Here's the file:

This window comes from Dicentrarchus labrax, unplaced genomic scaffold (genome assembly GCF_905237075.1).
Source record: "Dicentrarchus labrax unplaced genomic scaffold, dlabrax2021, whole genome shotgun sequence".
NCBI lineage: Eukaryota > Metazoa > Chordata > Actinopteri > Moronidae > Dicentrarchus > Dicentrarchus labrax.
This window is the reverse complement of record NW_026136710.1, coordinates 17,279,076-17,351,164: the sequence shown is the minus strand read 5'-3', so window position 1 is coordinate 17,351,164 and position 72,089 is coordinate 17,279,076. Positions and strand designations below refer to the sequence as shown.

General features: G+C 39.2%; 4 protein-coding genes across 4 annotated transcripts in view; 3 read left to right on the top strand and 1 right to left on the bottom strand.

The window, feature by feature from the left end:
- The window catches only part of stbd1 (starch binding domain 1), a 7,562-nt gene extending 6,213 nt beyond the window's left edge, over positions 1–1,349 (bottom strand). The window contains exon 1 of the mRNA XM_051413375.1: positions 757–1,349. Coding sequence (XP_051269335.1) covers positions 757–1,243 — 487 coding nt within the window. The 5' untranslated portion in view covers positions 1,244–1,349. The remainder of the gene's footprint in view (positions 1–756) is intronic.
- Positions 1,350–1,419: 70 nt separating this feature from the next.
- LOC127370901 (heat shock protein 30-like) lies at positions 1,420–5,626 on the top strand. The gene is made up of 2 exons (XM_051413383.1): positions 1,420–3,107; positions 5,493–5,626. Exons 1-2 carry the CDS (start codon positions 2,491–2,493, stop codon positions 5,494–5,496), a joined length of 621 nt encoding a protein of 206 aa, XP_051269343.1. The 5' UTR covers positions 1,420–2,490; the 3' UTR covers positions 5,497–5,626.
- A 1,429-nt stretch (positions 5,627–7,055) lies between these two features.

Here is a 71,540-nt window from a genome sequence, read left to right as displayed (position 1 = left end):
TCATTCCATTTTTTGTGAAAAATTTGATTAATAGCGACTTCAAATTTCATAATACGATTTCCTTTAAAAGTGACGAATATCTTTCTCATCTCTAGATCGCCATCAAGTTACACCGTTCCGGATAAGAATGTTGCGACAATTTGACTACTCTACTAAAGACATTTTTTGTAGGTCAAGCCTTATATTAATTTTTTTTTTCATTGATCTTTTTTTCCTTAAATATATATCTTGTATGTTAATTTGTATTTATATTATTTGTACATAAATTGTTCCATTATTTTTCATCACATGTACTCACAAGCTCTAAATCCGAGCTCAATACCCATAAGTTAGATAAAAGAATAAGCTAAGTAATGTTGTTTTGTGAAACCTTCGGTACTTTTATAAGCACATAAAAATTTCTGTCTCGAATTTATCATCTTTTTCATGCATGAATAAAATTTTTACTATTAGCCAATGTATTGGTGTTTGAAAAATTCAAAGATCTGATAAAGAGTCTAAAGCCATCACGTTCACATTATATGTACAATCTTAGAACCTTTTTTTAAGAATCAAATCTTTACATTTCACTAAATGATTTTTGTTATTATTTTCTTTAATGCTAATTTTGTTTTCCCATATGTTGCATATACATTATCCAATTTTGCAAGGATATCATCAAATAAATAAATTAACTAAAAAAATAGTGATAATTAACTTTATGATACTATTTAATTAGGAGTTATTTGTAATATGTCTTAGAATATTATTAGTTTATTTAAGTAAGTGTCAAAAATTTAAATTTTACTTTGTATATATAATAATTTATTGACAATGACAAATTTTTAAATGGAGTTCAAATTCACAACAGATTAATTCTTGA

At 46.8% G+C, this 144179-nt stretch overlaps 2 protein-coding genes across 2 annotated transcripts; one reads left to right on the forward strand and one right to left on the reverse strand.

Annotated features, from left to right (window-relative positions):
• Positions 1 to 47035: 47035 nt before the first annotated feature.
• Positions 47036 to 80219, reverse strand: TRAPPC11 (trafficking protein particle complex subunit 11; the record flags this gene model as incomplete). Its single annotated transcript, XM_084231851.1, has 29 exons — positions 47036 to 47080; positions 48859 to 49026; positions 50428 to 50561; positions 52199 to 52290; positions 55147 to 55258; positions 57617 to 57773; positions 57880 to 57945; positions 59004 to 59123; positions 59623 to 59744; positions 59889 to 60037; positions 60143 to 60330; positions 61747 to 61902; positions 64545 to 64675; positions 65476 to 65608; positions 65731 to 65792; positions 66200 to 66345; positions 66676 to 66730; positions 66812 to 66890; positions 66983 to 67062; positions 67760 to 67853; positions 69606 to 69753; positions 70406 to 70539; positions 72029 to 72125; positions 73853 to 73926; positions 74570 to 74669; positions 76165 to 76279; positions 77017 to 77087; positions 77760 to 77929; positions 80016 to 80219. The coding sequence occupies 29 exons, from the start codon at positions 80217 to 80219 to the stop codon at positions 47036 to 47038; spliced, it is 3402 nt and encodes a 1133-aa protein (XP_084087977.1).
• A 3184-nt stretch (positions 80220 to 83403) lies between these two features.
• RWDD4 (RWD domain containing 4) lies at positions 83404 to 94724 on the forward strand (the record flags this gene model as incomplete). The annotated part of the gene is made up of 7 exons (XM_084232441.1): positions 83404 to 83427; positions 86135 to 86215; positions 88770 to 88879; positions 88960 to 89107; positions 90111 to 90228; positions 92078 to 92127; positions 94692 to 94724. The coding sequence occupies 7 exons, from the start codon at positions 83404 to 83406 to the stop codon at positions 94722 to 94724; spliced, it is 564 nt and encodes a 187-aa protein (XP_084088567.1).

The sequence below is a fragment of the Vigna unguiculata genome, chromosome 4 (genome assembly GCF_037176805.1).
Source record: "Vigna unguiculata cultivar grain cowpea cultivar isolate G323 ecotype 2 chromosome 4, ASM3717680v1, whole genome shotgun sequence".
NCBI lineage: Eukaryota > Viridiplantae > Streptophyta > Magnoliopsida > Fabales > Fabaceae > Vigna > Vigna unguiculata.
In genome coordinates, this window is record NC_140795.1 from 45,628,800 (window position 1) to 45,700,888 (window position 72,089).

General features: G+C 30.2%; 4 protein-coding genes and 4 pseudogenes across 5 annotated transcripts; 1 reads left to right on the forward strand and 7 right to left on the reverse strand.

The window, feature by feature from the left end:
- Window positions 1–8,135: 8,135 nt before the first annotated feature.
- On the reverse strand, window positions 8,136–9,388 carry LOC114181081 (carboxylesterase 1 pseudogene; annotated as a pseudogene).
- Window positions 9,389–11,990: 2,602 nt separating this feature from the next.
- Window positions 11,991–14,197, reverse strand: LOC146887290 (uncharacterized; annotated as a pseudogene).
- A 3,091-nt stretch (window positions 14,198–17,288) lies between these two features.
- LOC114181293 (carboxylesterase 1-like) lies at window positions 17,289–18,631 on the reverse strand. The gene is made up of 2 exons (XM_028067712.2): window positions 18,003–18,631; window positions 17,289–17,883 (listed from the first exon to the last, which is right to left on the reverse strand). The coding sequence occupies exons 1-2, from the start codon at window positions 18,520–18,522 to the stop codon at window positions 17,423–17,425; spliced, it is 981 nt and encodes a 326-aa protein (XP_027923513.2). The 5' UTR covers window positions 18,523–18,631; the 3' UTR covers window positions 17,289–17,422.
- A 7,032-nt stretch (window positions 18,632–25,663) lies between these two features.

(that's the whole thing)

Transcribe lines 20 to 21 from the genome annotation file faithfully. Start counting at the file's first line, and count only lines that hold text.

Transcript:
Source record: "Vigna unguiculata cultivar grain cowpea cultivar isolate G323 ecotype 2 chromosome 4, ASM3717680v1, whole genome shotgun sequence".
NCBI lineage: Eukaryota > Viridiplantae > Streptophyta > Magnoliopsida > Fabales > Fabaceae > Vigna > Vigna unguiculata.